The title of this blog: “Test for the Best” was voted amongst others by those who know me best…I’m always jotting down dishes that I’ve tried that I’ve really liked or ideas that come to mind about creating others. Then whenever I get time, on my kitchen-lab, I start the testing to try to recreate those memories or ideas. There are many “basics” I keep testing…not that the results of those tests aren’t good (most often they are, others…not so much!!! We learn by trial and error!:) ) but they are not exactly what to me would be perfect! For instance, “the perfect roast chicken” or “the perfect brownie”…it may sound simple, but I never get quite that “oh my, I’m searching no more” with some of these dishes.
Cheesecake, plain cheesecake, has been one of those long, test after test, quests! Not that I have an embedded memory of a fantastic cheesecake I’ve tried before that I want to recreate. Spain is not known for it’s cheesecakes! nor have I tried my heavenly one elsewhere! Most are too thick, or have a bit rubbery feel, or are way too sweet, or they stick on your palate! I’m not a big fan of overly sweet desserts and those who’ve read me before will know that I like creamy, soft, melt in your mouth textures…That’s what I had in mind, a custard-like cheesecake (I learnt from McGee that it is in fact a custard, so it should be handled as such) that would withstand being cut into portions without falling apart. A cheesecake with a fresh, lactic sour cream flavour with the just right touch of sweetness.
The (again, to me) perfect companion sauce, I discovered before I succeeded with the cheesecake recipe. I found on the web a recipe for a strawberry sauce to accompany it (I wish I could tell you the source, but I don’t even have the recipe I scribbled down at the time, I just kept the idea). It was so simple and so good, the idea behind it was to just mash up some fresh strawberries, add sugar to taste (and I always add a drizzle of lemon) and instead of reducing it to a soft jam texture, you add a bit of cornstarch (or flour) to the mixture, so to get the same consistency, you barely need to cook the fruit, so the resulting flavour is extraordinarily fresh! It keeps well for a few weeks, not like jams, but great in case you have extra berries…and I prefer the taste over any jam! Simple and delicious! I’ve tried various berries with great results, but for this cheesecake, I wanted a tad of sourness and…could not resist using fresh raspberries (from our plant!). The flavour matches perfectly, and the slight acid mellowed with enough sugar (depending on how sweet the fruit is) brings out the sour cream flavour even more (or so it seems to me!).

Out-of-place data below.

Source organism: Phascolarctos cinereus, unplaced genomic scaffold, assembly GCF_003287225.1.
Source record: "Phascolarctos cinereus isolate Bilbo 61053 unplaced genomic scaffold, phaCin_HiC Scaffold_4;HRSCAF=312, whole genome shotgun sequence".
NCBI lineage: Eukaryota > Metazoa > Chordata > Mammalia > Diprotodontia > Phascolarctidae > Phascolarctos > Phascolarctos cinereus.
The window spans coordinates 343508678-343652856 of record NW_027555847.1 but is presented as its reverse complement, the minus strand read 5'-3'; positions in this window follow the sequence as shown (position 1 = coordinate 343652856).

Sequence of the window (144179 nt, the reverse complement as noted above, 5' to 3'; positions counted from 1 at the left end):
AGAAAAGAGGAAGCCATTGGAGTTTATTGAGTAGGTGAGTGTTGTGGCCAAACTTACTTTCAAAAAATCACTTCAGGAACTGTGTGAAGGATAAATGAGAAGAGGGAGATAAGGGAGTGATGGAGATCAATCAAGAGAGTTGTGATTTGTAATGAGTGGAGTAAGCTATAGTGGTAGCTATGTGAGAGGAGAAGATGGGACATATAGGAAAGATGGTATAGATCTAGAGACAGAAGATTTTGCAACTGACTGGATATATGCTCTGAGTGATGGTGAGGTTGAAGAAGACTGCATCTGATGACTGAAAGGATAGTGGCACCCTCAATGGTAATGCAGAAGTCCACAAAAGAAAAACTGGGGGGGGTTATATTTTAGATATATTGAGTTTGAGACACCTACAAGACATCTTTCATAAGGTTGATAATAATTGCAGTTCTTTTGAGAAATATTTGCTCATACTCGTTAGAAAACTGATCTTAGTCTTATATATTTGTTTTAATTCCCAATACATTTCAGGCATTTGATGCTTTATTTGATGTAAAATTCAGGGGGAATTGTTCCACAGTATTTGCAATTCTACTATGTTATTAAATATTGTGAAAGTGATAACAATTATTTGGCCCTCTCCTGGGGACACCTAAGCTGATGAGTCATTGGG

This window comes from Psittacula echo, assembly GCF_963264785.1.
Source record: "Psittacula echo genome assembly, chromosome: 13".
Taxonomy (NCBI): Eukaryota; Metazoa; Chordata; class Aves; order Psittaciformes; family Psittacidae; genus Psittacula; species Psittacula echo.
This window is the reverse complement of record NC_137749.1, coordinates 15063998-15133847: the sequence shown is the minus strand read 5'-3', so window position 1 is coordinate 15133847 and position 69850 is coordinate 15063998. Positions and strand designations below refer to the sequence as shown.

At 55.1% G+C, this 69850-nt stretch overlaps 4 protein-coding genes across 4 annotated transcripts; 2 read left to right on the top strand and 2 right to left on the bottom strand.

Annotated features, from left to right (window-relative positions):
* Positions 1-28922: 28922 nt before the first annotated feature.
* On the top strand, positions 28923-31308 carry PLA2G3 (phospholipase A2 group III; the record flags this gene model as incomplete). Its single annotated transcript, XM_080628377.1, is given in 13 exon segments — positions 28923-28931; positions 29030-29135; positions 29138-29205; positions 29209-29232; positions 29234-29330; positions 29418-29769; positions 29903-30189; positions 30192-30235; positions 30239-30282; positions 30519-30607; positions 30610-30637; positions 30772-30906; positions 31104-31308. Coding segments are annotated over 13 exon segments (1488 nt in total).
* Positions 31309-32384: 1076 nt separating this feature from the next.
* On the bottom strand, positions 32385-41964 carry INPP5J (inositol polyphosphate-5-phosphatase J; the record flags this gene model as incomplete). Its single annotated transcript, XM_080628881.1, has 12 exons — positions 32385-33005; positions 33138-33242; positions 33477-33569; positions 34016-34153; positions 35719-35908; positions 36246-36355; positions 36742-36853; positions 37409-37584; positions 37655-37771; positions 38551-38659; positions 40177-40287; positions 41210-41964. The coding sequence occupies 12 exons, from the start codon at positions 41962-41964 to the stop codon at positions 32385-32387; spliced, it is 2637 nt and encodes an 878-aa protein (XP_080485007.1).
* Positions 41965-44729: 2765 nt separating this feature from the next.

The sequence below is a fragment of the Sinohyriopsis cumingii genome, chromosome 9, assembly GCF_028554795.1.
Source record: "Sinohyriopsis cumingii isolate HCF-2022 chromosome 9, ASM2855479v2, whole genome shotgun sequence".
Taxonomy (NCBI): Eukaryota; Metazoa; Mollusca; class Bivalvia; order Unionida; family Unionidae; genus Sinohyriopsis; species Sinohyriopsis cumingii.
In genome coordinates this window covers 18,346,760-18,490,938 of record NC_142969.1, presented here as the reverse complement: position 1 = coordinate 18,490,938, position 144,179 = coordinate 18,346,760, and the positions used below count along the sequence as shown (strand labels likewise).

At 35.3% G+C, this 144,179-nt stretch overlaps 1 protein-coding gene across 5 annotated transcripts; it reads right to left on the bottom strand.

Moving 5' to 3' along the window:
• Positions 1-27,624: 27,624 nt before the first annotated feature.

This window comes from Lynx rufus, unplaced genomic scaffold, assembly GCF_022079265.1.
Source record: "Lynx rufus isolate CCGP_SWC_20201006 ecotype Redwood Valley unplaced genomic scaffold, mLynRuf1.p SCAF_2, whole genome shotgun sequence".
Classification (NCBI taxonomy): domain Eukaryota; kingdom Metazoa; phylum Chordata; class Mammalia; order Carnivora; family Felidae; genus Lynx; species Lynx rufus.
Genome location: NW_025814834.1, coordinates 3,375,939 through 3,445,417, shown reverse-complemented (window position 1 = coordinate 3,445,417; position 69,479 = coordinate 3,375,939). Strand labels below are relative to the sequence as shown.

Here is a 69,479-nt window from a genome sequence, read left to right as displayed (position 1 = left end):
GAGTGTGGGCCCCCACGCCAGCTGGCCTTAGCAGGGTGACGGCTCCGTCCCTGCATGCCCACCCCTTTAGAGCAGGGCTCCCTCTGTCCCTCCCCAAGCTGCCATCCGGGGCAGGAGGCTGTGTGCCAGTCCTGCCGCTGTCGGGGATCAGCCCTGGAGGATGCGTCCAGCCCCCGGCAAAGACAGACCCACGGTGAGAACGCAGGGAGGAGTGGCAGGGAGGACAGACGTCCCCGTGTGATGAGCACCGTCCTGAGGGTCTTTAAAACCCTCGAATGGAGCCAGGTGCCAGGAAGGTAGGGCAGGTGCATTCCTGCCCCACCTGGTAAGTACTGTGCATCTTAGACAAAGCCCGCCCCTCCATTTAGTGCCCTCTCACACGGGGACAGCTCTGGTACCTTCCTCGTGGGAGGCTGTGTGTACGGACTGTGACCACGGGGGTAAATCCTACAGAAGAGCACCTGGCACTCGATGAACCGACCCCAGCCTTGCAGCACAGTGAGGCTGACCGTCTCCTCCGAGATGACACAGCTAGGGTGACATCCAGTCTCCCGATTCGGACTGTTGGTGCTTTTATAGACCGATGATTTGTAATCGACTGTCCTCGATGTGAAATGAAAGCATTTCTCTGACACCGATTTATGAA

Finally came the cheesecake, after a few months without any further testing, yesterday I made the adjustments I had jotted down from the last test (less eggs, much less cooking time, less sugar) and today I awaited to try the result. I cannot do other than tell you that…HURRAY!!!! I MANAGED TO GET MY PERFECT CHEESECAKE!!! Honestly, I’m soooo happy, one more recipe succeeded, so no need to look any further! It is just what I wanted and with the raspberry topping it’s a little piece of heaven!!!If not ask my dad, diabetic (non-practicant, ehem), who gulped down two filling servings, still expecting a third! It’s a pity photos don’t make it justice, really. You will just have to try it, it’s almost the same texture of the crème brulée, which makes it much lighter to eat than the usual cheesecake…and the flavour: no words!I hope you try it and it becomes your perfect cheesecake too!!! If not, if you prefer the denser type, just let me know and I’ll share that recipe too.
Sour cream cheesecake & fresh raspberry sauce
(for a 20 cm springform pan)
For the cookie crust:
120g digestive biscuits (or the cookie you choose, like graham crackers)
5g of powdered sugarFor the filling:
40g of butter (melted)
500g cream cheese (I used philadelphia)For the raspberry sauce:
100g powder sugar (I milled granulated with a spice blender)
50g sour cream
3 medium-sized eggs
1 tbsp of lemon juice
pinch of salt
200g fresh raspberriesThe cheesecake ideally should be made the day before you want to serve it, as it needs time to cool slowly and set properly, so take that into account when you plan to make it.
aprox. 90g sugar
drizzle of lemon juice
It’s really very simple, but for cheesecakes not to crack there are a few rules:
1) all ingredients at room temperature, that is bring out your cream cheese, eggs and sour cream, at least 1 hour ahead of starting to make it….or if you haven’t planned ahead, like me, put each on the microwave over a very low power setting for a few seconds at a time until they get to room temperature
2) when you in incorporate ingredients, in particular the eggs, do it slowly to avoid incorporating air to the mixture, as it’s one of the reasons for cracking.
3) Bake on a low oven (ideally over a bain marie) as this will allow the trapped air and steam to disperse gradually.
4) Don’t overbake, remember it is a custard, so overbaking will dry the filling and cause it to shrink.
5) Finally, allow the cheesecake to cool gradually, either in the oven with the door open ajar, or I prefer, out of the oven still inside the water bath until it cools slightly, as cooling causes the trapped steam to contract and doing so slowly, allows for the surface to be pulled in gently
So, let’s begin!
First, let’s prepare the cookie crumb crust. In the US, most cheesecake cookie crusts are made with graham crackers…I’ve never tried them, so I cannot tell if they are the best to use, or if I’d like them best. Here I’ve always used McVities (now Fontaneda) Digestives biscuits. I think they make an excellent cookie crust, but choose any cookie you like!